State drops murder charges

4 men held in county jail since teen's death at party

Investigation is continuing

Northeast student's family claims possible hate crime

Anne Arundel

August 20, 2004|By Sarah Schaffer | Sarah Schaffer,SUN STAFF

Four men jailed since last month in the death of a Northeast High School football player were freed Wednesday night after prosecutors dropped murder charges against them - though authorities say the four still could face other charges in the case.

A preliminary autopsy report shows that Noah Jamahl Jones' fatal injuries July 24 were "inconsistent with initial police assessment" that led authorities to accuse Jacob Tyler Fortney, Richard Elbert McLeod, Joshua David Bradley and David Michael George in the death of the 18-year-old student, said Kristin Riggin, a spokeswoman for the county's state's attorney's office.

But the investigation is continuing, Riggin said, and prosecutors are looking into claims by Jones' family that his death may have been the result of a hate crime.

Jones was black, and the four initially charged with murder are white.

The possibility of other charges comes as no consolation to members of Jones' family, who were rocked by the decision to drop the murder charges, said Jones' mother, Robin Jones.

"We are disgusted with the state's attorney's decision to release these four young men," Robin Jones said in a telephone interview yesterday from her sister's home in Pasadena. "We were just starting to heal a little bit. But now, we're back to square one."

She believes that her son's death was racially motivated. Last year, he and his friends were assaulted by a group of white youths at a neighborhood party that the four men also attended, she said.

The Anne Arundel chapter of the National Association for the Advancement of Colored People said yesterday that it was preparing to send a letter to the Justice Department's hate crimes unit asking for a federal investigation of the case.

"We want the truth, but we also want it to be characterized as it should be characterized. If it is a hate crime, then we want it to be treated as such," said Gerald Stansbury, president of the NAACP chapter.

But Fortney's lawyer, David Putzi, said yesterday: "This is not a hate crime. Although I am aware that the investigation is still alive at this point, I am confident that that they are going to end up right where they are now."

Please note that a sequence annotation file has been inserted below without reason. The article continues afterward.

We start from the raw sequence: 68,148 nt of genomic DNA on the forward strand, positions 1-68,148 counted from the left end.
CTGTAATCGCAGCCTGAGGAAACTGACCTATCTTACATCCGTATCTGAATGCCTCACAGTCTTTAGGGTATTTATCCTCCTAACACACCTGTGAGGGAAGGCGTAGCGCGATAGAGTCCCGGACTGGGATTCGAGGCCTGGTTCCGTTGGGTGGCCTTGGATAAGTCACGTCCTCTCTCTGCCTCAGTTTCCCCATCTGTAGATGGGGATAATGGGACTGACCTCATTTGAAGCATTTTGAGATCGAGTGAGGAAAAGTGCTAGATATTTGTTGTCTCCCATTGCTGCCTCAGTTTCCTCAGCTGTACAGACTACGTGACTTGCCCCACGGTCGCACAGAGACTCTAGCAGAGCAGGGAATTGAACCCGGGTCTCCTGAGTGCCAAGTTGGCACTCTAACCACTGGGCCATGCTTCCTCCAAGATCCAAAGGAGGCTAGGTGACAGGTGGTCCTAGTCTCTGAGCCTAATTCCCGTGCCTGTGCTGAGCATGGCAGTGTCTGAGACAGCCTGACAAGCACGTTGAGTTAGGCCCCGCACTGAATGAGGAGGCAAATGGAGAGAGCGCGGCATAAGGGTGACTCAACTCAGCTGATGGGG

Officials with the state's attorney's office said that, based on the evidence, they had no choice but to release the men, ages 18 to 20, who had been held at the Anne Arundel County Detention Center.

"We very much understand how upset the victim's family is right now. For obvious reasons, they are overwhelmingly disappointed," Riggin said. "But it would be wrong of us to hold these four men at this point based on those preliminary autopsy reports."

Riggin would not comment further on the medical examiner's findings.

Jones' mother, who met with investigators before the men's release, said the preliminary report indicates that her son's fractured skull was consistent with a fall.

"My son is dead and gone," she said. "Somebody's going to have to be responsible for this death."

Over the past three weeks, those close to the case have given differing accounts of what happened the night Jones died.

According to Anne Arundel County police, Fortney, McLeod, Bradley and George were identified by witnesses as those who attacked Jones and two others, Tormarco Santonia Harris and Marion James Sheppard, at a party in the 700 block of 205th St. in Pasadena.

A news release issued by police the day after the incident reported that Jones and two friends went to the address because a friend who was at the house was being threatened.

When they arrived, a fight started in front of the house. A short time later, Jones was dead and his two friends were injured.

It was unclear if any weapons were involved, police reported.

George's lawyer, Peter S. O'Neill, said that Jones' group went to the party intent on violence, adding that his client told him that someone who confronted his client's group was carrying a handgun.

Yesterday, county police spokesman Joseph E. Jordan said he could not confirm or deny whether a gun was found at the scene.

O'Neill also rejected the suggestion that the fight was a hate crime.

"From what I know, from the witnesses that we interviewed, this had nothing to do with race," O'Neill said. "This had to do with two groups of individuals who didn't like each other."

Lawyers for the two other men could not be reached yesterday for comment.

Sun staff writers Andrea F. Siegel and Liz F. Kay contributed to this article.

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